From Santa Fe Institute Events Wiki
Language as an Adaptive System: are models of cultural evolution really modelling change?
Abstract. Traditionally, researchers studying the origins of human language have seen this as a primarily biological enquiry. The motivating question has been the origins of a putative species-specific faculty for language, and the mechanism of explanation has been biological evolution by natural selection. This approach has in part been motivated by the idea that language shows evidence of apparent design - in other words it is adaptively structured. In recent years, however, there has been increasing realisation that the role for natural selection in explaining adaptive structure in language may have been overstated. A growing body of research highlights the importance of cultural evolution instead in understanding the origins of linguistic structure. In this view, biological evolution in humans has provided the substrate upon which cultural evolution has been able to operate, and it is this latter mechanism that gives rise to adaptive complexity in language. In essence, language is an adaptive system in its own right.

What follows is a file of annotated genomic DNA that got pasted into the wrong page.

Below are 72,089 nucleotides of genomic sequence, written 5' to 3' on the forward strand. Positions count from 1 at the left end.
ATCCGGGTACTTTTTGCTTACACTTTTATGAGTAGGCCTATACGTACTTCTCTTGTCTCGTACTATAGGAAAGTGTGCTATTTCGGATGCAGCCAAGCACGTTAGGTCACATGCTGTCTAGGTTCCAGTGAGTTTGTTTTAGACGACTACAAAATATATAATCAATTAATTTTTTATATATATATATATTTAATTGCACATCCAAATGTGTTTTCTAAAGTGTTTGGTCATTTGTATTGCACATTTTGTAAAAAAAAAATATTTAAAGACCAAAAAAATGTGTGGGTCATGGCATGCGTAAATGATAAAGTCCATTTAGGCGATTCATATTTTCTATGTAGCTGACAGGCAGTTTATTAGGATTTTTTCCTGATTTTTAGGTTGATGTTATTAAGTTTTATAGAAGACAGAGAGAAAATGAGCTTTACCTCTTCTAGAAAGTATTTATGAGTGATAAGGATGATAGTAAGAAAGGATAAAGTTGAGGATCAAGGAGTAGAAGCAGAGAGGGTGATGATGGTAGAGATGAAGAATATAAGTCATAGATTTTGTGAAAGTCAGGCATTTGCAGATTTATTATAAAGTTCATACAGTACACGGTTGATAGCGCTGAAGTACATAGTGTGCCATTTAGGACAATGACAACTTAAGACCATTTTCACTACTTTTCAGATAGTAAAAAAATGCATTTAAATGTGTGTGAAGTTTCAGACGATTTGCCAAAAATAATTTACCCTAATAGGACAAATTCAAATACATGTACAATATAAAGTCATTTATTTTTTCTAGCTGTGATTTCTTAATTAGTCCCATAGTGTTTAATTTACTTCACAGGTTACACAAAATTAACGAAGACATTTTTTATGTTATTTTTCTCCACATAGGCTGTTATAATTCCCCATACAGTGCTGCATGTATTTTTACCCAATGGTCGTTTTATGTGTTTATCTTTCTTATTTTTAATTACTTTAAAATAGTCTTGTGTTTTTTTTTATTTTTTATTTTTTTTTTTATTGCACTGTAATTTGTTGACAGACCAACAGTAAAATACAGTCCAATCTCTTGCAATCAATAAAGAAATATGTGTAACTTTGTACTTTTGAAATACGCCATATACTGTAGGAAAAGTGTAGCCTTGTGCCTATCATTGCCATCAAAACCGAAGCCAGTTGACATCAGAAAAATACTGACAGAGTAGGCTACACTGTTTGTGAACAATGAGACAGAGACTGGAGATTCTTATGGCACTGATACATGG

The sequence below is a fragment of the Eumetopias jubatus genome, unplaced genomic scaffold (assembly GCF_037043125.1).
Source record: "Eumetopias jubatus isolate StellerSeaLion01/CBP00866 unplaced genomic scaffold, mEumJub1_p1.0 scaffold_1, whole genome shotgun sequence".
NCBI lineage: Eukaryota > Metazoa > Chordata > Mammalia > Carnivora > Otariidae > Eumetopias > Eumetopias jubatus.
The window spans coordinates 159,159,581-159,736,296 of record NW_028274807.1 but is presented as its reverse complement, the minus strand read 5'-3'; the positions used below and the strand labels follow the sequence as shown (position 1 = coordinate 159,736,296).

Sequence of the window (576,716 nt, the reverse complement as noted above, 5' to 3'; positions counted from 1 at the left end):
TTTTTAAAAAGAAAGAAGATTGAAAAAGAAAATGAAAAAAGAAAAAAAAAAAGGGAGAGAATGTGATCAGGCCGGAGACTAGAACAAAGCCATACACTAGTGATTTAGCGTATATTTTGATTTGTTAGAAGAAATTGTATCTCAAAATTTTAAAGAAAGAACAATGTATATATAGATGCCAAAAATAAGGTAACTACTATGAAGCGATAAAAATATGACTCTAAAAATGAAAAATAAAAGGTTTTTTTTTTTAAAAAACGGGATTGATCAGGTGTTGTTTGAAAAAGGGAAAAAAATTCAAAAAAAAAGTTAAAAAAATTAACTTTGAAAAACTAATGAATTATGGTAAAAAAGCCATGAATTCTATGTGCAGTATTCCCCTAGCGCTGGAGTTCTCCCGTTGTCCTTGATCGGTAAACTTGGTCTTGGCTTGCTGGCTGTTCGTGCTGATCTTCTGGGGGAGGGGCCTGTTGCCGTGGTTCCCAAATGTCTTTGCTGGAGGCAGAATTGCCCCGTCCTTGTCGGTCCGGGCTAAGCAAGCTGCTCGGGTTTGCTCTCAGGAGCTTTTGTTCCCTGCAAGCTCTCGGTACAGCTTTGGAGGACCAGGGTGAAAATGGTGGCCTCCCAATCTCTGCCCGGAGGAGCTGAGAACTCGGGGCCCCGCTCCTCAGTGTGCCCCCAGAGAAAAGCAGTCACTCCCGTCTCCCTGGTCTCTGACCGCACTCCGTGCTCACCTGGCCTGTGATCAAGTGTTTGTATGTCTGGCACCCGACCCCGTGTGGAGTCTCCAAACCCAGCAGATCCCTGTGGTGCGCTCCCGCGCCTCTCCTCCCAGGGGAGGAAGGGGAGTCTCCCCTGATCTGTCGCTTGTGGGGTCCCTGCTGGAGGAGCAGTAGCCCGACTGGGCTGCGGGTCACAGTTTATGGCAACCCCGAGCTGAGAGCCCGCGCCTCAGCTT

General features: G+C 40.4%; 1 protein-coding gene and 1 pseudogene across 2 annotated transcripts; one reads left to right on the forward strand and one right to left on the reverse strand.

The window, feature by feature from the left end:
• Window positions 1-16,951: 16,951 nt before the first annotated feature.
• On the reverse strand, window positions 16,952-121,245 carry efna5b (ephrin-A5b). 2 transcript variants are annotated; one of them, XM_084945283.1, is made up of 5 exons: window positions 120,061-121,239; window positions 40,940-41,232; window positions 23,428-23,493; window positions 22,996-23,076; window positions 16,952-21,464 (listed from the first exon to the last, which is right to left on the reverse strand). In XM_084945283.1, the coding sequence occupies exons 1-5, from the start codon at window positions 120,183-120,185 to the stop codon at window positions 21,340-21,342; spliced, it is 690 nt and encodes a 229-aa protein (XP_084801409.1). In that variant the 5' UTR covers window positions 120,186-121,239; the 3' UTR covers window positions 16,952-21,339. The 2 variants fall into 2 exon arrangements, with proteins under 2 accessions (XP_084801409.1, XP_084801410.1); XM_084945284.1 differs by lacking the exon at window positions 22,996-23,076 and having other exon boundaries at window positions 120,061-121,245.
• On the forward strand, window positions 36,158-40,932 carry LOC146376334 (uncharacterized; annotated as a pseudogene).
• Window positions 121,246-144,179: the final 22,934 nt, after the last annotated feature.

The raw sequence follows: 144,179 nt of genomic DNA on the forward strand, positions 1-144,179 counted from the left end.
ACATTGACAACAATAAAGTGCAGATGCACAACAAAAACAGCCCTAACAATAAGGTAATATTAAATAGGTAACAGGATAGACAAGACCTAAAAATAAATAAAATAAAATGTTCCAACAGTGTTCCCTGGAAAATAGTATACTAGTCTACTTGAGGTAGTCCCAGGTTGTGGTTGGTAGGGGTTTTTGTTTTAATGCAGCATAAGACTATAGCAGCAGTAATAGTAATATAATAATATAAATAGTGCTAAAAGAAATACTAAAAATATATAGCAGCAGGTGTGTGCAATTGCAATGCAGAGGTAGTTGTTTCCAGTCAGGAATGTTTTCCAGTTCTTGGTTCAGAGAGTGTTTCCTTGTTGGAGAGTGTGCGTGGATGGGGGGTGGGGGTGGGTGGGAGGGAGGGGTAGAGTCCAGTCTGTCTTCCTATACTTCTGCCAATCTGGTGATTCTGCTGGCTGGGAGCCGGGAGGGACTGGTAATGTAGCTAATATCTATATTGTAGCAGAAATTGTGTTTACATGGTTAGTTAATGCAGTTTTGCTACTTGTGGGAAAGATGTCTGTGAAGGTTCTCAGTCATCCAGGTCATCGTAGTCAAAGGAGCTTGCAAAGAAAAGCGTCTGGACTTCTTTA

One intriguing result of this theoretical move in evolutionary linguistics is the blurring of the divide between language evolution, and language change. In this talk I will argue that the exact same processes proposed in work on the cultural evolution of language are the drivers of language change. Fundamentally, language is constantly under "transmission pressures" arising directly from the fact it persists over time only by being learned and used by generations of speakers. These pressures - to be learnable and expressive - existed at the point when language first emerged, and they exist still today. The challenge for researchers is to understand what structures emerge from the adaptive process given different starting points (e.g. a protolanguage or a fully modern human language). I will propose a way forward that relies on a combination of computational models and experiments using human participants.